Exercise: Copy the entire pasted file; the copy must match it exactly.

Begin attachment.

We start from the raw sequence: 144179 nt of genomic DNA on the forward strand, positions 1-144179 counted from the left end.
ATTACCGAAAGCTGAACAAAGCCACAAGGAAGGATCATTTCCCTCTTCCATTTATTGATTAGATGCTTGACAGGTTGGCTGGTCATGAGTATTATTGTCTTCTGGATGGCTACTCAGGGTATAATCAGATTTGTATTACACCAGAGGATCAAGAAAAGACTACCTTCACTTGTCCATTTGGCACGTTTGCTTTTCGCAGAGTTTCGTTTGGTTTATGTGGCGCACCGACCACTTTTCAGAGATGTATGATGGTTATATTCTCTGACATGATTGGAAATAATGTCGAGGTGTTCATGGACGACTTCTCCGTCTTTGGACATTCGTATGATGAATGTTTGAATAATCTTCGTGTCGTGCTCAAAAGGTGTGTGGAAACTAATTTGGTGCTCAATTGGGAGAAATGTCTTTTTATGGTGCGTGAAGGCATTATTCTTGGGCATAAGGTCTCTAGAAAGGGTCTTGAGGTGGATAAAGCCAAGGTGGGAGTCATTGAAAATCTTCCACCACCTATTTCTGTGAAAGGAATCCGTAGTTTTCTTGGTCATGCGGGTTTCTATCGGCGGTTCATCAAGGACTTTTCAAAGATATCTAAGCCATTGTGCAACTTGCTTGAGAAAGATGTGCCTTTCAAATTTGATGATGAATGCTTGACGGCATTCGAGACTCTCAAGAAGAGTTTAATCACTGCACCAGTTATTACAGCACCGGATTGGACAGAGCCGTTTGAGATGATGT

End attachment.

We start from the raw sequence: 144179 nt of genomic DNA on the forward strand, positions 1-144179 counted from the left end.
ATTACCGAAAGCTGAACAAAGCCACAAGGAAGGATCATTTCCCTCTTCCATTTATTGATTAGATGCTTGACAGGTTGGCTGGTCATGAGTATTATTGTCTTCTGGATGGCTACTCAGGGTATAATCAGATTTGTATTACACCAGAGGATCAAGAAAAGACTACCTTCACTTGTCCATTTGGCACGTTTGCTTTTCGCAGAGTTTCGTTTGGTTTATGTGGCGCACCGACCACTTTTCAGAGATGTATGATGGTTATATTCTCTGACATGATTGGAAATAATGTCGAGGTGTTCATGGACGACTTCTCCGTCTTTGGACATTCGTATGATGAATGTTTGAATAATCTTCGTGTCGTGCTCAAAAGGTGTGTGGAAACTAATTTGGTGCTCAATTGGGAGAAATGTCTTTTTATGGTGCGTGAAGGCATTATTCTTGGGCATAAGGTCTCTAGAAAGGGTCTTGAGGTGGATAAAGCCAAGGTGGGAGTCATTGAAAATCTTCCACCACCTATTTCTGTGAAAGGAATCCGTAGTTTTCTTGGTCATGCGGGTTTCTATCGGCGGTTCATCAAGGACTTTTCAAAGATATCTAAGCCATTGTGCAACTTGCTTGAGAAAGATGTGCCTTTCAAATTTGATGATGAATGCTTGACGGCATTCGAGACTCTCAAGAAGAGTTTAATCACTGCACCAGTTATTACAGCACCGGATTGGACAGAGCCGTTTGAGATGATGT